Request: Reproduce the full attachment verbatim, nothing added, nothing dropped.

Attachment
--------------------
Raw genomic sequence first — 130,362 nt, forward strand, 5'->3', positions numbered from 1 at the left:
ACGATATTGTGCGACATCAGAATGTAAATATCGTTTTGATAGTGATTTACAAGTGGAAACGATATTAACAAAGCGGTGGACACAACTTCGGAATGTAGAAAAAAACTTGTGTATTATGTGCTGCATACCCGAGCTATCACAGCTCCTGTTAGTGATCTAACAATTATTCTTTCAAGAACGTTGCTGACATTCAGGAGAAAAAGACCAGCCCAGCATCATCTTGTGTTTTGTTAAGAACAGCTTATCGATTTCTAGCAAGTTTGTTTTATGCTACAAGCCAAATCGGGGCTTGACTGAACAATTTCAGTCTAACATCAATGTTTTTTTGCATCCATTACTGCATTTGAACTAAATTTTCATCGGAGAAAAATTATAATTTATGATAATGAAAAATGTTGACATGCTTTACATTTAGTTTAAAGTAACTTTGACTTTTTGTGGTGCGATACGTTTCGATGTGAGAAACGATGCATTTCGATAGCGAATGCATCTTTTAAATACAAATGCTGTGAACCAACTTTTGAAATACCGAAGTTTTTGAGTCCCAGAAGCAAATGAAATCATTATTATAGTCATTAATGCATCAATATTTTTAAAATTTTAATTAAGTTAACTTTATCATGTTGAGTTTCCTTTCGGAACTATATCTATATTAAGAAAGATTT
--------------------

Raw genomic sequence first — 130,362 nt, forward strand, 5'->3', positions numbered from 1 at the left:
ACGATATTGTGCGACATCAGAATGTAAATATCGTTTTGATAGTGATTTACAAGTGGAAACGATATTAACAAAGCGGTGGACACAACTTCGGAATGTAGAAAAAAACTTGTGTATTATGTGCTGCATACCCGAGCTATCACAGCTCCTGTTAGTGATCTAACAATTATTCTTTCAAGAACGTTGCTGACATTCAGGAGAAAAAGACCAGCCCAGCATCATCTTGTGTTTTGTTAAGAACAGCTTATCGATTTCTAGCAAGTTTGTTTTATGCTACAAGCCAAATCGGGGCTTGACTGAACAATTTCAGTCTAACATCAATGTTTTTTTGCATCCATTACTGCATTTGAACTAAATTTTCATCGGAGAAAAATTATAATTTATGATAATGAAAAATGTTGACATGCTTTACATTTAGTTTAAAGTAACTTTGACTTTTTGTGGTGCGATACGTTTCGATGTGAGAAACGATGCATTTCGATAGCGAATGCATCTTTTAAATACAAATGCTGTGAACCAACTTTTGAAATACCGAAGTTTTTGAGTCCCAGAAGCAAATGAAATCATTATTATAGTCATTAATGCATCAATATTTTTAAAATTTTAATTAAGTTAACTTTATCATGTTGAGTTTCCTTTCGGAACTATATCTATATTAAGAAAGATTT